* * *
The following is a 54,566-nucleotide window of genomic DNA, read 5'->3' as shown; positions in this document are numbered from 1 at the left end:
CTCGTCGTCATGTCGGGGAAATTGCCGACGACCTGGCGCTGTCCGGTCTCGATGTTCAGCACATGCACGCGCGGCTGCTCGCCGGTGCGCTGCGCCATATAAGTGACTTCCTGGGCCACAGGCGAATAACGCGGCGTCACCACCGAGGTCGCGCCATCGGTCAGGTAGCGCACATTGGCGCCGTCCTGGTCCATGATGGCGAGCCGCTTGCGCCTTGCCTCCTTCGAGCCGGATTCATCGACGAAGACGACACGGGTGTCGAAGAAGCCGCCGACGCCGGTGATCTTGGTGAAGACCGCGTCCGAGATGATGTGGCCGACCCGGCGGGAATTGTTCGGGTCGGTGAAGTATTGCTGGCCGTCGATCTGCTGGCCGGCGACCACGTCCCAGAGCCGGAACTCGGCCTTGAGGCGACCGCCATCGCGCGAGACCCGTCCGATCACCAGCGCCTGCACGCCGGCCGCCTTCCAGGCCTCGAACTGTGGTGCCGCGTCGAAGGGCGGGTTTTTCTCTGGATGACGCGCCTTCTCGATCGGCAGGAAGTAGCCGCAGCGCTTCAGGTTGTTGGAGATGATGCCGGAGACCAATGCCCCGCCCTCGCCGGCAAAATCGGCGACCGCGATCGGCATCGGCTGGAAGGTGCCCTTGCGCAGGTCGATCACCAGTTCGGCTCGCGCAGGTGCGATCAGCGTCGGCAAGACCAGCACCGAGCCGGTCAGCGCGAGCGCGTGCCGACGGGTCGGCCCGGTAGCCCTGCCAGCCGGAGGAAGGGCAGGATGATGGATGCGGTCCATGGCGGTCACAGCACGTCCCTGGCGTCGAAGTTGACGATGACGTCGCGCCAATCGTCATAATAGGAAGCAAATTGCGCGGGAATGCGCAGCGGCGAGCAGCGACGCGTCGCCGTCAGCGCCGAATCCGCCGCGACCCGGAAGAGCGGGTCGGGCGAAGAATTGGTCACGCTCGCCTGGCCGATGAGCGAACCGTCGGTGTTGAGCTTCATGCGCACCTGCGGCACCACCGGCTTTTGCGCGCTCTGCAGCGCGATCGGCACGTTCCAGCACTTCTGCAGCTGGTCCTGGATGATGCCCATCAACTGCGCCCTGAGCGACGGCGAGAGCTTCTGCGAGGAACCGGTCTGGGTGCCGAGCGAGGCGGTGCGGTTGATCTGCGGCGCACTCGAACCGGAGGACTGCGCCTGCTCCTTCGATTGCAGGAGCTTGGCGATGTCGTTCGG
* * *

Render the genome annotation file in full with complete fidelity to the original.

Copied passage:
The following is a 54,566-nucleotide window of genomic DNA, read 5'->3' as shown; positions in this document are numbered from 1 at the left end:
CTCGTCGTCATGTCGGGGAAATTGCCGACGACCTGGCGCTGTCCGGTCTCGATGTTCAGCACATGCACGCGCGGCTGCTCGCCGGTGCGCTGCGCCATATAAGTGACTTCCTGGGCCACAGGCGAATAACGCGGCGTCACCACCGAGGTCGCGCCATCGGTCAGGTAGCGCACATTGGCGCCGTCCTGGTCCATGATGGCGAGCCGCTTGCGCCTTGCCTCCTTCGAGCCGGATTCATCGACGAAGACGACACGGGTGTCGAAGAAGCCGCCGACGCCGGTGATCTTGGTGAAGACCGCGTCCGAGATGATGTGGCCGACCCGGCGGGAATTGTTCGGGTCGGTGAAGTATTGCTGGCCGTCGATCTGCTGGCCGGCGACCACGTCCCAGAGCCGGAACTCGGCCTTGAGGCGACCGCCATCGCGCGAGACCCGTCCGATCACCAGCGCCTGCACGCCGGCCGCCTTCCAGGCCTCGAACTGTGGTGCCGCGTCGAAGGGCGGGTTTTTCTCTGGATGACGCGCCTTCTCGATCGGCAGGAAGTAGCCGCAGCGCTTCAGGTTGTTGGAGATGATGCCGGAGACCAATGCCCCGCCCTCGCCGGCAAAATCGGCGACCGCGATCGGCATCGGCTGGAAGGTGCCCTTGCGCAGGTCGATCACCAGTTCGGCTCGCGCAGGTGCGATCAGCGTCGGCAAGACCAGCACCGAGCCGGTCAGCGCGAGCGCGTGCCGACGGGTCGGCCCGGTAGCCCTGCCAGCCGGAGGAAGGGCAGGATGATGGATGCGGTCCATGGCGGTCACAGCACGTCCCTGGCGTCGAAGTTGACGATGACGTCGCGCCAATCGTCATAATAGGAAGCAAATTGCGCGGGAATGCGCAGCGGCGAGCAGCGACGCGTCGCCGTCAGCGCCGAATCCGCCGCGACCCGGAAGAGCGGGTCGGGCGAAGAATTGGTCACGCTCGCCTGGCCGATGAGCGAACCGTCGGTGTTGAGCTTCATGCGCACCTGCGGCACCACCGGCTTTTGCGCGCTCTGCAGCGCGATCGGCACGTTCCAGCACTTCTGCAGCTGGTCCTGGATGATGCCCATCAACTGCGCCCTGAGCGACGGCGAGAGCTTCTGCGAGGAACCGGTCTGGGTGCCGAGCGAGGCGGTGCGGTTGATCTGCGGCGCACTCGAACCGGAGGACTGCGCCTGCTCCTTCGATTGCAGGAGCTTGGCGATGTCGTTCGG